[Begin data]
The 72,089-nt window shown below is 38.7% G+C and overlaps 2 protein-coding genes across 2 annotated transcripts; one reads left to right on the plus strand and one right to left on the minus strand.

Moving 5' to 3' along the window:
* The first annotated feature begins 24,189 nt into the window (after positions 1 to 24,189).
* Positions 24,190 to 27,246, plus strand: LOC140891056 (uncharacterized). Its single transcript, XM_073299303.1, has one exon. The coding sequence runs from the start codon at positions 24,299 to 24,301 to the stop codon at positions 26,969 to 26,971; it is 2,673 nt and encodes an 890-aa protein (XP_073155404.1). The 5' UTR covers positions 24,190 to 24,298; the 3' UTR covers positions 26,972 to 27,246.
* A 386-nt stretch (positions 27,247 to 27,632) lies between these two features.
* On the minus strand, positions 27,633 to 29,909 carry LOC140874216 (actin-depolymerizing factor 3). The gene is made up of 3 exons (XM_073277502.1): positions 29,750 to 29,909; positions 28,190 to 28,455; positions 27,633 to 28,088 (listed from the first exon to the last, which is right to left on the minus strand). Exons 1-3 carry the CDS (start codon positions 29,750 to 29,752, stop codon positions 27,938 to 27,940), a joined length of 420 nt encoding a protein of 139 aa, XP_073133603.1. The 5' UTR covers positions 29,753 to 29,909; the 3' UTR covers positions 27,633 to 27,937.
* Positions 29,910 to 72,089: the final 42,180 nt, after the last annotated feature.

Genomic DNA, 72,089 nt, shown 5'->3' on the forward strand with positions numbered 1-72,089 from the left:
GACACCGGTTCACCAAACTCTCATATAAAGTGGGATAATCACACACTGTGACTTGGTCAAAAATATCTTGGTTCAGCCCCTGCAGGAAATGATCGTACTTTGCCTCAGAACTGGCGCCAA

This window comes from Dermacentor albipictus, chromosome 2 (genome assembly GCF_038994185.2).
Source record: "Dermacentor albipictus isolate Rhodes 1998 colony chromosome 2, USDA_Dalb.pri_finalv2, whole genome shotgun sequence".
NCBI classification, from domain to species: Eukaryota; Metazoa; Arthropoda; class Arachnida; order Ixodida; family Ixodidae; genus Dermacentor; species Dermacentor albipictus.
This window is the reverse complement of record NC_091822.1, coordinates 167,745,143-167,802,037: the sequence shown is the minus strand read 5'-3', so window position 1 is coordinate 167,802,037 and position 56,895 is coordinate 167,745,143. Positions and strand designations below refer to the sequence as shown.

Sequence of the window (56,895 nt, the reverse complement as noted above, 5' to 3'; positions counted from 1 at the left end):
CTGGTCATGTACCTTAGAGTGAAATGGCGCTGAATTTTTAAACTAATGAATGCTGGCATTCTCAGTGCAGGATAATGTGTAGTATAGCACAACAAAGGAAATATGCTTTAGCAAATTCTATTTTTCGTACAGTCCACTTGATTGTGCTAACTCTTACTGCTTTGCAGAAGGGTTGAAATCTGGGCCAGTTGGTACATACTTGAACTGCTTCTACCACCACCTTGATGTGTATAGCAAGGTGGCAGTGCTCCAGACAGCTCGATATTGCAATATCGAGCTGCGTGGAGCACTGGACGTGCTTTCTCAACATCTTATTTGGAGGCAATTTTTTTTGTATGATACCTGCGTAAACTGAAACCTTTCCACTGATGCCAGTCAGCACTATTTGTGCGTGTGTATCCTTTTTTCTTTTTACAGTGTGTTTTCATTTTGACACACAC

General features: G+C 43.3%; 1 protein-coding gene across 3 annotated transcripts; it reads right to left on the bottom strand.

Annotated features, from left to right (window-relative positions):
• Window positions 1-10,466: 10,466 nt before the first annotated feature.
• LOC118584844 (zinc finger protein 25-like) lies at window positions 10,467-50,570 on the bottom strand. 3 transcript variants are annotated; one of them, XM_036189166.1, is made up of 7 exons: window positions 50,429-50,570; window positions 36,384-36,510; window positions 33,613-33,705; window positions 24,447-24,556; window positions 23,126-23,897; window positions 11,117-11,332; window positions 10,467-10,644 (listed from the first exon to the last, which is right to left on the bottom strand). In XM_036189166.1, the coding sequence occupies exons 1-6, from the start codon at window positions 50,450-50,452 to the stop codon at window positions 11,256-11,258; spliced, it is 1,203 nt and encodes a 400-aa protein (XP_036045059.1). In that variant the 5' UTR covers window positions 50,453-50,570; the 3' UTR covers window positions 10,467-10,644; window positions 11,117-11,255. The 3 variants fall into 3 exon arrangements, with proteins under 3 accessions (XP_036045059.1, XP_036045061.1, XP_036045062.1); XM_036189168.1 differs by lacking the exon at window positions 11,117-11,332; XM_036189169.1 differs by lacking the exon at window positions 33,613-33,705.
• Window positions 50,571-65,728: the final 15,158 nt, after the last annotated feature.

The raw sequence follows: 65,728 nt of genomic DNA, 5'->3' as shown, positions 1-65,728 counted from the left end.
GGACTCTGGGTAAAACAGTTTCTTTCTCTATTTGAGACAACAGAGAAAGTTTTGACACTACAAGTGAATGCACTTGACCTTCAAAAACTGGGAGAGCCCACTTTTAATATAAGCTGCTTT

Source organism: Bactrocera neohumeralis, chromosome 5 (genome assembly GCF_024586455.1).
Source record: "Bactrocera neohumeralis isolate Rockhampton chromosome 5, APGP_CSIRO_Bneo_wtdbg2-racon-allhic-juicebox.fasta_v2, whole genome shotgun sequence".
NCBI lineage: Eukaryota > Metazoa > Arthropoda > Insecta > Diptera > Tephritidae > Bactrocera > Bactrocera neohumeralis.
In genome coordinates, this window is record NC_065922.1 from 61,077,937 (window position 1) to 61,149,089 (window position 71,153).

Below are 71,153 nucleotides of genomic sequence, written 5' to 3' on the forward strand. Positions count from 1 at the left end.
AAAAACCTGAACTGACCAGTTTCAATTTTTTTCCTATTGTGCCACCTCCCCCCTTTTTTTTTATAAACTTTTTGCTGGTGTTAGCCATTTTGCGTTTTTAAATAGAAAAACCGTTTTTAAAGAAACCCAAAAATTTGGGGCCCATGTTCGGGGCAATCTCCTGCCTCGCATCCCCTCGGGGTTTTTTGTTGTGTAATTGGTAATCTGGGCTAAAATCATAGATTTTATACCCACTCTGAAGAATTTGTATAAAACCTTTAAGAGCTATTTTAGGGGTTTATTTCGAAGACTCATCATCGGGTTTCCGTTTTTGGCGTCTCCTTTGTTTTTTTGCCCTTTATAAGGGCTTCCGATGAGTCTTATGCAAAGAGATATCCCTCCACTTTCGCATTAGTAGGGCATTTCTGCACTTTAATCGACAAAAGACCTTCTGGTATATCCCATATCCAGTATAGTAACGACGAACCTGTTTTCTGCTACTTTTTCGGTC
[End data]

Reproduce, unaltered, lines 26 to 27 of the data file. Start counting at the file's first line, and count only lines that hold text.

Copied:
In genome coordinates, this window is record NC_065922.1 from 61,077,937 (window position 1) to 61,149,089 (window position 71,153).

Below are 71,153 nucleotides of genomic sequence, written 5' to 3' on the forward strand. Positions count from 1 at the left end.